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Exclusive: SA slams 'attempt to break up G77 unity'
Paris, France

Exclusive: SA slams 'attempt to break up G77 unity'

In an exclusive interview on the eve of a Paris deal, Nozipho Mxakato-Diseko, chair of the biggest group of countries in the climate talks – the G77 plus China – shares her concerns and previews what still needs to be done

Some rich countries were using new side coalitions to undermine developing countries, said Nozipho Mxakato-Diseko, chair of the biggest group of countries in the climate talks, the G77 plus China, in an exclusive interview on Friday night.  Mxakato-Diseko has gained a reputation for her sharp words and strong demeanor. Her defence of the formidable G77 plus China unity has been a defining feature of the climate talks in Paris.

“There is nothing like a high ambition coalition in the official negotiations,” she said. “It does not exist. It has no status. It will not deliver anything.”
The South African UN ambassador accused certain countries who were “under pressure” of abusing their donor-based relationships. “We understand that their tactic is to find a shield from where to hide, an umbrella. And they want to broaden that umbrella so that they can hide beneath it all,” she said.
She said using the donor-based relationships was 'absolutely immoral”.

“They are reconfiguring these relationships, blowing them up and saying, 'we are leading with a coalition'. But what is this coalition? What do they want to do?” Mxakato-Diseko said coming into Paris developed nations announced targets with great fanfare, targets she said that should have been announced 10 years ago.

"A whole charade was created,” she said. “But we understood them for what they were.” Mxakato-Diseko said there has been a conservative effort to break the unity of the G77, but that the attempts were very poor. She related how numerous calls were made to President Jacob Zuma to appeal for her dismissal because she was “problematic”. The callers, whom Mxakato-Diseko did not want to name, even offered money as a sweetener, she said.

“But luckily the president understands that the country has a large legacy of poverty.”

It has been clear that the developed world has not been thrilled with the unity of the G77, she said. “We have been told it was difficult for rich countries to negotiate against G77’s common position. But yet it simplifies negotiations because there is only one position to concede to.” Under Mxakato-Diseko’s leadership at COP21, the G77 grouping has grown in stature. She attributed creating the necessary unity in the group to her South African heritage.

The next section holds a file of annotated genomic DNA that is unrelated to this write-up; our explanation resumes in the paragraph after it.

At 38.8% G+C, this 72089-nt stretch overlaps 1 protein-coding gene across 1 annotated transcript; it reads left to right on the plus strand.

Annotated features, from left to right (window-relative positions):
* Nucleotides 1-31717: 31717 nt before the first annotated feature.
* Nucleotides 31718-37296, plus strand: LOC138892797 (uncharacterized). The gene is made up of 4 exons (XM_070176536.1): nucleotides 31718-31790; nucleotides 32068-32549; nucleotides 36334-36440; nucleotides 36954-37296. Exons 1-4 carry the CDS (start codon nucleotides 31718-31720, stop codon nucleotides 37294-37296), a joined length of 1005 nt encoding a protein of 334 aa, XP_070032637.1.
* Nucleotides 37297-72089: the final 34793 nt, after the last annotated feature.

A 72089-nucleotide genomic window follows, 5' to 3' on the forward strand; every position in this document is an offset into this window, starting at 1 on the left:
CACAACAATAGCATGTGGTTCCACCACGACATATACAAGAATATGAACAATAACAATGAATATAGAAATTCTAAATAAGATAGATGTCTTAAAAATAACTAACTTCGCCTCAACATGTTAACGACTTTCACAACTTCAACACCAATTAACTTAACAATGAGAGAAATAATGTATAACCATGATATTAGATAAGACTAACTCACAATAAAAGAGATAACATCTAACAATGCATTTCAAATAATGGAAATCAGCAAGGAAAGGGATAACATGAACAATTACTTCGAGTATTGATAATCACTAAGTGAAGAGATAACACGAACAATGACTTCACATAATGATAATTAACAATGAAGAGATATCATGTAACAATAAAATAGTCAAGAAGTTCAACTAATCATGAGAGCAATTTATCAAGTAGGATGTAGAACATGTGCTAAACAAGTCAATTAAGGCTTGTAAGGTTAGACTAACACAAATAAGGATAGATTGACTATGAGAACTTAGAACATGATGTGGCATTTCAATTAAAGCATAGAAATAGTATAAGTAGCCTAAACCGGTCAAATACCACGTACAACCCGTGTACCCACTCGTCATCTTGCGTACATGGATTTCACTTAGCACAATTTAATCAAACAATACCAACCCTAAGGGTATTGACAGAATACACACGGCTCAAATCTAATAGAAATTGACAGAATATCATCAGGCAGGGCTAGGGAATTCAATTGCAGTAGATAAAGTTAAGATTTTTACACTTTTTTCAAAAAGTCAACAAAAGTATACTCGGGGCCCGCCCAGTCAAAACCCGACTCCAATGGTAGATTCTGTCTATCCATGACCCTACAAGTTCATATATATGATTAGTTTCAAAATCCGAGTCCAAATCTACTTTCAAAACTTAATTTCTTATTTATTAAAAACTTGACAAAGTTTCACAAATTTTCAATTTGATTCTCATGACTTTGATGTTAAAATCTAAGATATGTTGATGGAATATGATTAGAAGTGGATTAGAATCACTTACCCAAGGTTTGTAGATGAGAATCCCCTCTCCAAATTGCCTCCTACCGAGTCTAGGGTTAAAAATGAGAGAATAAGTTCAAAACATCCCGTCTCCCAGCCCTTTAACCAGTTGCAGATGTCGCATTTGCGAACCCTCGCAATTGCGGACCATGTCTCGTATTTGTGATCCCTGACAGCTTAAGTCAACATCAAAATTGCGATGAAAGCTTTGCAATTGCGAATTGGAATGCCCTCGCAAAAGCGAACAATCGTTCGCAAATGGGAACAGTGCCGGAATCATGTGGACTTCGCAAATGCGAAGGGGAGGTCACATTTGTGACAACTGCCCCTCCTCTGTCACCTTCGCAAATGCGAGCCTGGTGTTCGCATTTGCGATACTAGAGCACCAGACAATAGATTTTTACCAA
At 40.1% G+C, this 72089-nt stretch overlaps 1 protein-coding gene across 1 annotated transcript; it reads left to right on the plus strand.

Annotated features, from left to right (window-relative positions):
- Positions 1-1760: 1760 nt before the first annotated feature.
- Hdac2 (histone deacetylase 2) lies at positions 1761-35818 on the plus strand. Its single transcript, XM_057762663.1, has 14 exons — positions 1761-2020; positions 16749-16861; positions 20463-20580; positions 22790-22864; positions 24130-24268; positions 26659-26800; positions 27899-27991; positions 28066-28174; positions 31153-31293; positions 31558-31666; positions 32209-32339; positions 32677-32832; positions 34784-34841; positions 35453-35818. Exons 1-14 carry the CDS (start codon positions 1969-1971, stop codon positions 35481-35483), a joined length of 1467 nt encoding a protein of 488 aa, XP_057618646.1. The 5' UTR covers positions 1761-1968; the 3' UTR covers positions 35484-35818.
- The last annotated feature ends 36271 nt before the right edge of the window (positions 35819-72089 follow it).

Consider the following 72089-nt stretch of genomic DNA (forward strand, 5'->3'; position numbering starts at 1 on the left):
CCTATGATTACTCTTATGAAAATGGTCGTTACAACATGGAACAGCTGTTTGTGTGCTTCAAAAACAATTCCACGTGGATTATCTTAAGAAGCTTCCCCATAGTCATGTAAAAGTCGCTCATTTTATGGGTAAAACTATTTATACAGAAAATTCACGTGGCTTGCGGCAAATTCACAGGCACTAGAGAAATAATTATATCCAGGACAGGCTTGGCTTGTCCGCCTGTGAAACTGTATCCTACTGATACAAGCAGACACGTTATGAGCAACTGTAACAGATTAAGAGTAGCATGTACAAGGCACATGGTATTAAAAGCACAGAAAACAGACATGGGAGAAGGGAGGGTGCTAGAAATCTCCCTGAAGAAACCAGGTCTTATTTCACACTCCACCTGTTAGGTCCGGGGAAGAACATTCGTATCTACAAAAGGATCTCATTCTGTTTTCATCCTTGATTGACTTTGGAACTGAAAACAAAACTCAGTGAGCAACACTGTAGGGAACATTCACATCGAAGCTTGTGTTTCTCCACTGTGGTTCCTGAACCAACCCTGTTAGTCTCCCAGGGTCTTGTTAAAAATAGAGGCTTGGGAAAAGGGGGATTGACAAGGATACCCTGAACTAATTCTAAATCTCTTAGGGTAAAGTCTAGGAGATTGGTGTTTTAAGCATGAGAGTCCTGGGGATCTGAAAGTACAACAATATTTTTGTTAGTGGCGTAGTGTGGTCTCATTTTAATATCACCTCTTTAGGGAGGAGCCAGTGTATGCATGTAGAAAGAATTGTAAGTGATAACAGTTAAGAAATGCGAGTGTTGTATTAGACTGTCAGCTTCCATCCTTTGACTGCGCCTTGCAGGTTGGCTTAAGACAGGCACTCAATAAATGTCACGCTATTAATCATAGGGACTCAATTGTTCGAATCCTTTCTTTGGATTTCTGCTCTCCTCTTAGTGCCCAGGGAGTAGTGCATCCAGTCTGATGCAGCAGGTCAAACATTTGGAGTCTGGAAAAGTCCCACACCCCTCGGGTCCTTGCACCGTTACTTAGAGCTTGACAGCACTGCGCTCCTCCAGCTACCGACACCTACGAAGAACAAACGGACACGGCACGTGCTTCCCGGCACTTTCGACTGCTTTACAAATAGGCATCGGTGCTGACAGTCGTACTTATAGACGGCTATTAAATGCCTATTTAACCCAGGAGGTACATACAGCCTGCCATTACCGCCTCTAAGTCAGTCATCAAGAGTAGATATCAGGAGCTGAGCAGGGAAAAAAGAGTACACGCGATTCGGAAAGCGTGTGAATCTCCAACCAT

“South Africans focus ourselves on the bigger picture,” she said. “Back in 1994, we could have sunk the country in a bloodbath. But we understood what was needed, and that experience has given us the diplomatic skills to try to reach people and accommodate them, as opposed to making them feel threatened or vulnerable.” Mxakato-Diseko said she and her team made sure that countries in the group cohere to a common position. Differences are discussed openly and a strategy drawn up to manage those differences, she said.

The G77’s slogan has been to do no harm to each other in the talks. And the group has not argued against each other in public. “They bring it back to the closed doors of our group.” Going into the final stretch, financing remains a big thorn in the side of G77, and nothing has been resolved, said Mxakato-Diseko. “We are still at the negotiating stage,” she said. “Compared to Copenhagen, G77 has been very restrained. People could have been screaming and yelling and demonstrating, but they are willing to negotiate to the final minute.”

She said the G77 has made concessions, whereas rich countries have made none. She singled out the Umbrella group as a particularly “difficult group of countries". “We are creating an agreement around them,” she said. “We are literally squeezing ourselves to fit their needs.”

Her hard work at the talks was inspired by her desire to make a difference back home for those South Africans who will be most impacted by climate change, she said. “Maybe there is quality about us as South Africa that we don't always appreciate. You put a South African anywhere, they will come with passion. But they will also solve problems." She believes her understanding of the climate change challenges back in South Africa prepared her for the difficult job.

“I live in South Africa. I don’t live in Europe,” she said. “I come from a life of poverty in the townships, so I know poverty. And I have seen first hand that climate change is ravaging Africa. This drives me to find a solution.” One of her proudest moments in her time at the climate talks was finding the indaba process back in Durban at COP17. Before Durban the talks were falling apart, she said. Durban rescued them and pathed a new way forward for the deal that is now being negotiated in Paris today.

Mxakato-Diseko said indabas were able to fast track consensus and are still used at the talks today to attempt to solve outstanding issues.